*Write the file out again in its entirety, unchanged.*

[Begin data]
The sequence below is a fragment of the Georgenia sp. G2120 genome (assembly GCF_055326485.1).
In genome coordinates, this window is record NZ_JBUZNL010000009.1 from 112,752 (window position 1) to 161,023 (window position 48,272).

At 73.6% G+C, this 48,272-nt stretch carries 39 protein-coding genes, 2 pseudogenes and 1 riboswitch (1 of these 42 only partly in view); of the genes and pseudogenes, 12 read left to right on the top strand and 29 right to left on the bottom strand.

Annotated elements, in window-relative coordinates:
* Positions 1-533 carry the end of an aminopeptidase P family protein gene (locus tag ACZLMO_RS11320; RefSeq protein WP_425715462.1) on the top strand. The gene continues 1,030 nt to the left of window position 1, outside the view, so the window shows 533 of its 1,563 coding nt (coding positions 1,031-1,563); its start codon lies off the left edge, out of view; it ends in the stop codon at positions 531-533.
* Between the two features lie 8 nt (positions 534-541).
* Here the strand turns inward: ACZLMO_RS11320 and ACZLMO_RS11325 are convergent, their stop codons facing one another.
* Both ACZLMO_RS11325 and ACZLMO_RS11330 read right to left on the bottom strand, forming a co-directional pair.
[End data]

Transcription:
The sequence below is a fragment of the Georgenia sp. G2120 genome (assembly GCF_055326485.1).
In genome coordinates, this window is record NZ_JBUZNL010000009.1 from 112,752 (window position 1) to 161,023 (window position 48,272).

At 73.6% G+C, this 48,272-nt stretch carries 39 protein-coding genes, 2 pseudogenes and 1 riboswitch (1 of these 42 only partly in view); of the genes and pseudogenes, 12 read left to right on the top strand and 29 right to left on the bottom strand.

Annotated elements, in window-relative coordinates:
* Positions 1-533 carry the end of an aminopeptidase P family protein gene (locus tag ACZLMO_RS11320; RefSeq protein WP_425715462.1) on the top strand. The gene continues 1,030 nt to the left of window position 1, outside the view, so the window shows 533 of its 1,563 coding nt (coding positions 1,031-1,563); its start codon lies off the left edge, out of view; it ends in the stop codon at positions 531-533.
* Between the two features lie 8 nt (positions 534-541).
* Here the strand turns inward: ACZLMO_RS11320 and ACZLMO_RS11325 are convergent, their stop codons facing one another.
* Both ACZLMO_RS11325 and ACZLMO_RS11330 read right to left on the bottom strand, forming a co-directional pair.